A frontier bureaucracy: 1840-1912
The Public Service Act 1912 and Robertson 1912-1920
Roller-Coaster Years: 1920-1935
A new broom and war: 1935-1949
Struggles for equality: 1949-1963
End of the golden weather: 1963-1971
A tightening of belts: 1972-1984
Age of reform: 1984-1998
Moving on: 1998-2012
Conclusion: Towards 2050
Iain Rennie, State Services Commissioner – Head of State Services
As we look back over the years (100 to be exact) we observe the many changes that our State Services Commission (SSC) has not only been through, but been instrumental in bringing about. While it is important for us to keep our eyes firmly fixed on the goals ahead, it is equally important to understand and appreciate the journey that has brought us here.
On 7 November 1912, the Public Service Act was passed by Parliament, ensuring merit-based, non-political appointments to civil service jobs. In 1913 the first Public Service Commissioner (as he was referred to then) Donald Robertson was appointed. During his tenure Robertson introduced a series of processes and protocols surrounding staff employment that would largely remain in place for 75 years and lay the foundation for the culture of our Public Service.
Nearly 50 years later, in 1961, the Holyoake Government set up a Royal Commission of Inquiry into the State Services Commission to review and assess its performance and report back on possible areas of improvement.
In between there was a lot going on, and this souvenir booklet covers most of it, not least of which has included the development and enactment of legislative changes and reforms, such as: the 1962 State Services Act (an update of the original 1912 Act), the 1969 State Services Remuneration and Conditions of Service Act and the 1977 State Services Conditions of Employment Act – the forerunner to our current 1988 State Sector Act that has been central in reforming State sector management in New Zealand.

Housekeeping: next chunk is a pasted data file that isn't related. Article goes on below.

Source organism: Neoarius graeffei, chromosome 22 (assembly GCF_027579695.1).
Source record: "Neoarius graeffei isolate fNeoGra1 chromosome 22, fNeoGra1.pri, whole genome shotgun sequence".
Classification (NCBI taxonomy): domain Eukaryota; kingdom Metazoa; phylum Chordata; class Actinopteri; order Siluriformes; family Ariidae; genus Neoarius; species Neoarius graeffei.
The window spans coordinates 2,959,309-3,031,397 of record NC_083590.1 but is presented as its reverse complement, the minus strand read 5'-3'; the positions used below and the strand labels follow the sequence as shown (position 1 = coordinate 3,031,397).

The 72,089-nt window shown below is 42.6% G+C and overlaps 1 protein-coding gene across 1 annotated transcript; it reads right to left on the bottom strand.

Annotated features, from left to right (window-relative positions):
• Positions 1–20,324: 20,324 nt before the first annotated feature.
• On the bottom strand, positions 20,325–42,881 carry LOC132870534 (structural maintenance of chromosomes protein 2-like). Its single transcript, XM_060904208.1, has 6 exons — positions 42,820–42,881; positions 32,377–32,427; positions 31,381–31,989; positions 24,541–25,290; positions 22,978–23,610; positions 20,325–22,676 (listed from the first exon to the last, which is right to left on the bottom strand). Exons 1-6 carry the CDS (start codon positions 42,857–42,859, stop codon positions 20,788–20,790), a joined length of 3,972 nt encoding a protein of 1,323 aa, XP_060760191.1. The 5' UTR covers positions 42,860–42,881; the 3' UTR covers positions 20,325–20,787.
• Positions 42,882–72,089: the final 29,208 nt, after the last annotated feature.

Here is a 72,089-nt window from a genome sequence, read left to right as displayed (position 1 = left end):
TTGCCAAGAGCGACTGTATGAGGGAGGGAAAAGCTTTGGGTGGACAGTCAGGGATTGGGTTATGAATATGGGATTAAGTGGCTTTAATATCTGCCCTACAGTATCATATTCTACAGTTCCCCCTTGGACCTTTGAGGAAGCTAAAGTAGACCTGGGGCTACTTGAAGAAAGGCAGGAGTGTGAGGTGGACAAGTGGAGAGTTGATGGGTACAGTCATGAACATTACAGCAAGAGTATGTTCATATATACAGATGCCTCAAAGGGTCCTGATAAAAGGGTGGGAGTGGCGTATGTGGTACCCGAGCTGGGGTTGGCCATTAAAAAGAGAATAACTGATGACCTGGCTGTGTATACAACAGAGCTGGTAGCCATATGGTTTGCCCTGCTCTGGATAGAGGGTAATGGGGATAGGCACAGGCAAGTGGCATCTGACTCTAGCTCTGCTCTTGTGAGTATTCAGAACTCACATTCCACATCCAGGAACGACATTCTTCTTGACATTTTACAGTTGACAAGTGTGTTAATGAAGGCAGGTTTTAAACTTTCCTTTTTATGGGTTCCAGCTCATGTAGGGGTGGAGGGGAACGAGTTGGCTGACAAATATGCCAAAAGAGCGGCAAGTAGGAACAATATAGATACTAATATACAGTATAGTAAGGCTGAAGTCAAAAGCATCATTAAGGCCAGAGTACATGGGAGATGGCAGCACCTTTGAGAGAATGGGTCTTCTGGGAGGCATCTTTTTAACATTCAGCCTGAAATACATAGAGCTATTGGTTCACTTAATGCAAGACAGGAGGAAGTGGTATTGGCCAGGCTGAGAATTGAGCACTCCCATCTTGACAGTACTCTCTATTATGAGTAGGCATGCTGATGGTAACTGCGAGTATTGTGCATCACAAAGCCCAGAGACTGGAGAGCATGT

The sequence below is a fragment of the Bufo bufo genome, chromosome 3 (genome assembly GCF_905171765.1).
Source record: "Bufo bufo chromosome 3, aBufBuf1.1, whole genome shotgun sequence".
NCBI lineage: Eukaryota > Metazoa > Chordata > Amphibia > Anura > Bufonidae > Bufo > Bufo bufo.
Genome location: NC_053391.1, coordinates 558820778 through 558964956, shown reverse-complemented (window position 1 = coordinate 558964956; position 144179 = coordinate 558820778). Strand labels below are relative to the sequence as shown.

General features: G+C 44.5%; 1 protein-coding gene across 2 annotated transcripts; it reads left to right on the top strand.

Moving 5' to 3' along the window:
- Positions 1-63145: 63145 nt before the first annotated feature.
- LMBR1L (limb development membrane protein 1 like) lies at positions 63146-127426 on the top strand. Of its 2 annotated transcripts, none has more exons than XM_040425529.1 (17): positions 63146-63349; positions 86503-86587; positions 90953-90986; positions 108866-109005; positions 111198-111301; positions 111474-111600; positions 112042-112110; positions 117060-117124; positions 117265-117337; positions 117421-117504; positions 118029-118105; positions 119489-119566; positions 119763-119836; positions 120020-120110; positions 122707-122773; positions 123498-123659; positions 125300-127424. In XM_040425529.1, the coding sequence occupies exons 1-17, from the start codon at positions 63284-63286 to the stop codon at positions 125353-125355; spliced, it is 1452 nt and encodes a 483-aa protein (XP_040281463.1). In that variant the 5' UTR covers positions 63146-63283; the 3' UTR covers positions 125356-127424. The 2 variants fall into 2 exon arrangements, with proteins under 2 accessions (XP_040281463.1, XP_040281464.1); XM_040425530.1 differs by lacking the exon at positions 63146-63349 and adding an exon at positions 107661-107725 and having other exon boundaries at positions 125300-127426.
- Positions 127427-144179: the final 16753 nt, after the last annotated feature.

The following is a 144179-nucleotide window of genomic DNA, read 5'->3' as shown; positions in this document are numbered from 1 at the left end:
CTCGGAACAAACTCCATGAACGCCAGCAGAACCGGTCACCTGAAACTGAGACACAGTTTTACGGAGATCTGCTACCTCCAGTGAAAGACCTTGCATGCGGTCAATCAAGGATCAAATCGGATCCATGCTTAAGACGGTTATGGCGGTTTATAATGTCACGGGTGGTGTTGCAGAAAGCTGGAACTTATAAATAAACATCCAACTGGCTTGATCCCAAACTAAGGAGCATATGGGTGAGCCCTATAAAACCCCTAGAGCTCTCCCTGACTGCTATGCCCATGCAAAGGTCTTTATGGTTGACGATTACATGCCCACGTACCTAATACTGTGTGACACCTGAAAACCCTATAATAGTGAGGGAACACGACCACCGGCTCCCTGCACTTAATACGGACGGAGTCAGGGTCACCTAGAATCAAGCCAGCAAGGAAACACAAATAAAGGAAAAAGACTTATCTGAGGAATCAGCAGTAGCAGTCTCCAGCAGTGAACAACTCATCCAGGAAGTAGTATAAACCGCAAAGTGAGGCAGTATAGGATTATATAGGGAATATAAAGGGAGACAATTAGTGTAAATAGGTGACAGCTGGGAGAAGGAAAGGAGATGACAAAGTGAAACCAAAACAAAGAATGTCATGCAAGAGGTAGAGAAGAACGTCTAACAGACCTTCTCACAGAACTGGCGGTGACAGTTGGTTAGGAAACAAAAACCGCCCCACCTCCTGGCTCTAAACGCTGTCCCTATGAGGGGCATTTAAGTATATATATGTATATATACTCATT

Over time the New Zealand Public Service has faced many challenges, and often been adept at turning challenges into opportunities. The 2008 global financial crisis and ensuing recession is a good example, and closer to home, the Canterbury earthquakes that first struck in 2010. Both of these events, whilst devastating in their own ways, have also highlighted a number of opportunities for innovative thinking in the Public Service. Not only for taking a fresh look at what we do and thinking about what’s important to New Zealanders, but taking action that will make a real difference to people’s lives.
Over the last century our State Services Commission, and the public sector, have had to change and adapt to meet the ever changing needs of New Zealanders. They have done this while providing transparency, taking accountability and working hard to deliver better public services that will make a real difference to people. At the same time they have had to be ever mindful of changes to the global economic environment.
The Commission continues to adapt, grow, innovate, support, advise and strive to be operationally flexible in an ever changing environment. It is the enduring resolve and spirit of kiwis to do right by their country and their people that makes us proud – not only of what has been achieved, but what is yet to come.
It is not only a responsibility, but a great privilege to lead a State sector that New Zealand is proud of.